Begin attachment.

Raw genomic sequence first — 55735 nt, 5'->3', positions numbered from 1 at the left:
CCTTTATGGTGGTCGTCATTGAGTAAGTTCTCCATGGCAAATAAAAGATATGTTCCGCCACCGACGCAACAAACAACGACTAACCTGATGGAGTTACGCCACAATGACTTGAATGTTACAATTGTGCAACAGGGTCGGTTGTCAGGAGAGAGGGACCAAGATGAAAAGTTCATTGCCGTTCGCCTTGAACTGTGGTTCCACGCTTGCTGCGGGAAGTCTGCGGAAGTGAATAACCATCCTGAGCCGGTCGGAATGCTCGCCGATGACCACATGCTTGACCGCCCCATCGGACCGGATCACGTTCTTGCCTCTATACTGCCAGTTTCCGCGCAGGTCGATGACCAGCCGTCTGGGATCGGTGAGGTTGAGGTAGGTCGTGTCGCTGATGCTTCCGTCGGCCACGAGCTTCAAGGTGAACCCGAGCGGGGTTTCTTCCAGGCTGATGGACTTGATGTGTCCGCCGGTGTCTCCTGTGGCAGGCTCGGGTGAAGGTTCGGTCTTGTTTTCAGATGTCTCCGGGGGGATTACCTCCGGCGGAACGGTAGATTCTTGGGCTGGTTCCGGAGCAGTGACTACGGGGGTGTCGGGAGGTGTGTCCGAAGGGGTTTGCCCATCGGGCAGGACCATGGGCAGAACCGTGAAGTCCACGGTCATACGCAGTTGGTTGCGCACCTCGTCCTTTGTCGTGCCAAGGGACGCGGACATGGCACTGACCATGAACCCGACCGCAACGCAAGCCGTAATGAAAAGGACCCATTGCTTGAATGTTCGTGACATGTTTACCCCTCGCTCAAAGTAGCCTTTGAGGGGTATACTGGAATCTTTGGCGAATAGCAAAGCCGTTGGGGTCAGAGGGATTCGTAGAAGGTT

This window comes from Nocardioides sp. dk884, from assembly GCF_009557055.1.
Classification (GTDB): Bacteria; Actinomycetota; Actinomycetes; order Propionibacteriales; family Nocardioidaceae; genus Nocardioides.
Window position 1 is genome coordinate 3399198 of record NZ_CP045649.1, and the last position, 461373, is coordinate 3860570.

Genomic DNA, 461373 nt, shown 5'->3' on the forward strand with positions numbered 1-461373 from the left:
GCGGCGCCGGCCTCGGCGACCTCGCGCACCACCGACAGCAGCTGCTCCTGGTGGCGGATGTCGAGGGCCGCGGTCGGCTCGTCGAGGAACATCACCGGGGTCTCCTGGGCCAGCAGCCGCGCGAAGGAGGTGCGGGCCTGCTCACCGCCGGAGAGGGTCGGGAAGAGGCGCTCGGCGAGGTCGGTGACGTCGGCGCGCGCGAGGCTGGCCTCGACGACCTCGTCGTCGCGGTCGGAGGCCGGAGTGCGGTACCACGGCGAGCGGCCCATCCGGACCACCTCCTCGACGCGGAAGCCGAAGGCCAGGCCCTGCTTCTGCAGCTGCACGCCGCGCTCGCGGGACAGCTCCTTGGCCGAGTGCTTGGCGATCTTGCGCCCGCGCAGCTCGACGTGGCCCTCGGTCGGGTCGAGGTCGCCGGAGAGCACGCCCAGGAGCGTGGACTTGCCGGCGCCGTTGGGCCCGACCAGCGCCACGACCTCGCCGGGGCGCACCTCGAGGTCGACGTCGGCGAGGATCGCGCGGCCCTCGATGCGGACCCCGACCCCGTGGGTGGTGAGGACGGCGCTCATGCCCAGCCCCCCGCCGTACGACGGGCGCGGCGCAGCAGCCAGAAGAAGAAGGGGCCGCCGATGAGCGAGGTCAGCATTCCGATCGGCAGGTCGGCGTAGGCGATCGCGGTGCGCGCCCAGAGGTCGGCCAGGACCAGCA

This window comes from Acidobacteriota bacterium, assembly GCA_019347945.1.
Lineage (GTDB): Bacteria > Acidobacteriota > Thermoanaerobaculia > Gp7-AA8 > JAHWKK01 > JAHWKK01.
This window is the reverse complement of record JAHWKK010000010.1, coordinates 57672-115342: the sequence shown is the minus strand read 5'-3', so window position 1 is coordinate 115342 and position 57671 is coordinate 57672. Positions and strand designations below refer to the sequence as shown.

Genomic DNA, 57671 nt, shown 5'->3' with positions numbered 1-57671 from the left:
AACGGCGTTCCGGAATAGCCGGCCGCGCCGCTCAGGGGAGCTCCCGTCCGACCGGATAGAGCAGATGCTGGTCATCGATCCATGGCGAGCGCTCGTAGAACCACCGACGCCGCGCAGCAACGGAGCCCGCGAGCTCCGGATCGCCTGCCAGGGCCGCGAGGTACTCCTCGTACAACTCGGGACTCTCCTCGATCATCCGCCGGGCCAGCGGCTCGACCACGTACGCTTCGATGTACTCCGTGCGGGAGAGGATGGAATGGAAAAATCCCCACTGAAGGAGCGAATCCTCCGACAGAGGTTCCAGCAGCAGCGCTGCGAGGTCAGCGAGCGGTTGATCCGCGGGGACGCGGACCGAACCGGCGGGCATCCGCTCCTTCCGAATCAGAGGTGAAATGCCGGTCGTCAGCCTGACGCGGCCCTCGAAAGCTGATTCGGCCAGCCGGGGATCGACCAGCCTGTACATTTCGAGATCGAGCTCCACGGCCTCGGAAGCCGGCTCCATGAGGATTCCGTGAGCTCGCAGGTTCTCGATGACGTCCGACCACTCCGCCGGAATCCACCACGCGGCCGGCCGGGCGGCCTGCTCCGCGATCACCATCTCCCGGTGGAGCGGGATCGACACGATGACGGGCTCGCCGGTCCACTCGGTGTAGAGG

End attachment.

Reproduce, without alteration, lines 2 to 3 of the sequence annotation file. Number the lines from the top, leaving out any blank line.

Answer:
CCTTTATGGTGGTCGTCATTGAGTAAGTTCTCCATGGCAAATAAAAGATATGTTCCGCCACCGACGCAACAAACAACGACTAACCTGATGGAGTTACGCCACAATGACTTGAATGTTACAATTGTGCAACAGGGTCGGTTGTCAGGAGAGAGGGACCAAGATGAAAAGTTCATTGCCGTTCGCCTTGAACTGTGGTTCCACGCTTGCTGCGGGAAGTCTGCGGAAGTGAATAACCATCCTGAGCCGGTCGGAATGCTCGCCGATGACCACATGCTTGACCGCCCCATCGGACCGGATCACGTTCTTGCCTCTATACTGCCAGTTTCCGCGCAGGTCGATGACCAGCCGTCTGGGATCGGTGAGGTTGAGGTAGGTCGTGTCGCTGATGCTTCCGTCGGCCACGAGCTTCAAGGTGAACCCGAGCGGGGTTTCTTCCAGGCTGATGGACTTGATGTGTCCGCCGGTGTCTCCTGTGGCAGGCTCGGGTGAAGGTTCGGTCTTGTTTTCAGATGTCTCCGGGGGGATTACCTCCGGCGGAACGGTAGATTCTTGGGCTGGTTCCGGAGCAGTGACTACGGGGGTGTCGGGAGGTGTGTCCGAAGGGGTTTGCCCATCGGGCAGGACCATGGGCAGAACCGTGAAGTCCACGGTCATACGCAGTTGGTTGCGCACCTCGTCCTTTGTCGTGCCAAGGGACGCGGACATGGCACTGACCATGAACCCGACCGCAACGCAAGCCGTAATGAAAAGGACCCATTGCTTGAATGTTCGTGACATGTTTACCCCTCGCTCAAAGTAGCCTTTGAGGGGTATACTGGAATCTTTGGCGAATAGCAAAGCCGTTGGGGTCAGAGGGATTCGTAGAAGGTT

This window comes from Nocardioides sp. dk884, from assembly GCF_009557055.1.